For most of us, leading a more balanced life ranks at the top of our New Year’s resolutions. But balance does not only pertain to external factors like stress, work, and your personal life. Balance within your body, otherwise known as pH, is extremely important to your overall health. You could say achieving it is one of our most important balancing acts.
We all have an internal pH, the one inside our body, and an external pH, the pH of our skin. We hear the term pH-balanced, but often don’t know what it really means. Skin is at an ideal pH when it is in an acidic state, with a pH of 4-5.5. Conversely, our body operates at its best with a pH that is alkaline, from 7.35-7.45.
When skin has the proper pH balance, it is not too dry or too oily, it can better absorb antioxidants and other anti-aging ingredients, and it can ward off acne and wrinkles. The reason for this is that when skin is at its naturally acidic pH, its outermost protective layer, the acid mantle, remains in tact. But it’s really easy to disrupt the acid mantle with seemingly innocuous behavior: washing with water that’s hot or too cold (lukewarm is best), using cleansing brushes or over-exfoliating, and using cleansers with harsh detergents, or foaming agents, like sodium laurel sulfate.
Our lifestyle also influences our pH. Things like poor diet, too much alcohol, and too little exercise all contribute to our internal and external pH. You can find out your internal pH by testing your saliva with a multicolored pH strip first thing in the morning. The best way to test the pH of your skin is by looking in the mirror. Healthy, radiant skin with the proper pH has an even color and tone, has very little to no redness, and no dry patches or flakes.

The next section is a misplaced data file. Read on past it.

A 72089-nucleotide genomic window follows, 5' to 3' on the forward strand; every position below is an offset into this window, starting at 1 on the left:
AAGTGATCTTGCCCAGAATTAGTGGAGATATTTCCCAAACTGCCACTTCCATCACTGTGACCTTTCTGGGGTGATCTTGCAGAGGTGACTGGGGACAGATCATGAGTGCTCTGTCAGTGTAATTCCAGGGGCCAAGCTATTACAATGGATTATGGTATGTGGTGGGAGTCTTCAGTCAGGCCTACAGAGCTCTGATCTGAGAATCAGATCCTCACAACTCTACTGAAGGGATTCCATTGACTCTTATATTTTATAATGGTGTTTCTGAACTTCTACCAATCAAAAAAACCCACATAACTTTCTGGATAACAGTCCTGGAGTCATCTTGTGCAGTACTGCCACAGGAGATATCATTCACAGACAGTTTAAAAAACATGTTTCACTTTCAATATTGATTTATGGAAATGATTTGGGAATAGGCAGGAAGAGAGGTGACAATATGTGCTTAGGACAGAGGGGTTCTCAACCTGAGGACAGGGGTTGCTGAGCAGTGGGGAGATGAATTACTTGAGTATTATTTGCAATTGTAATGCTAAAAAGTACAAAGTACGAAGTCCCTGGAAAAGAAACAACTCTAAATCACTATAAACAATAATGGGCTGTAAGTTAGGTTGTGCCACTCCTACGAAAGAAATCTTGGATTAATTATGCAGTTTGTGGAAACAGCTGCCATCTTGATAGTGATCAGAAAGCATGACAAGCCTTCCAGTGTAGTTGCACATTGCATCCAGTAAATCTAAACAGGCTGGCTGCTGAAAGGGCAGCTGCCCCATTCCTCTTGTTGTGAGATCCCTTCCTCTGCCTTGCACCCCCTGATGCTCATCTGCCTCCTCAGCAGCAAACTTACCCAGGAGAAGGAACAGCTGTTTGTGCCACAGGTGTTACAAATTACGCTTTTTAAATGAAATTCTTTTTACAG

The best way to achieve proper skin pH is by sticking with a cleanser that uses chemical exfoliants, such as alpha-, beta-, or polyhydroxy acids. They can more evenly and safely remove dead skin cells than physical exfoliants like beads, washcloths, and scrubs. Doing this sets up your skin to receive all of the ingredients it needs from a serum and moisturizer: antioxidants to protect against UV damage and environmental stress, peptides and amino acids to firm skin cells and encourage new collagen formation, and vitamins and minerals to replenish the skin. It’s best to avoid toner, as many contain alcohol, which can be drying to the skin. Many serums and moisturizers are formulated with an alkaline pH, so it’s important to avoid ingredients like Propylene Glycol, Diethanolamine (DEA), Triethanolamine (TEA), and Monoethanolamine (MEA).
It’s also immensely important to stay hydrated and eat an alkaline diet that relies heavily on antioxidant rich foods like leafy green vegetables (kale and spinach are excellent, as well as avocado, broccoli, asparagus and bell peppers), low sugar fruits (like apples, lemons, bananas, berries, pomegranate and watermelon), nuts (walnuts, almonds and chestnuts are best), grains (quinoa, steel cut oatmeal, amaranth), and seeds (such as chia, flax, pumpkin and sunflower). Avoid acid-forming categories like sugar, dairy, red meat, processed grains, yeast, alcohol, and caffeine. Alkaline-forming foods are naturally high in the exact vitamins and minerals needed for good skin - antioxidants such as beta-carotene and vitamins A, C, and E, omega-3 fatty acids and zinc. They lead to a stronger immune system, improved digestion, and better skin tone. We follow the 80% alkaline /20% acidic principle while eating.
A body with an alkaline pH functions much like a well-oiled machine. Cells are communicating with one another, energy and focus increase, sleep is deeper, and immunity is higher. So with a little awareness and some daily practice, getting your pH in balance this year may be your most productive resolution. It sounds like a lot, but I promise it’s worth it.
Photo Credit: Mimi McCormick, Shutterstock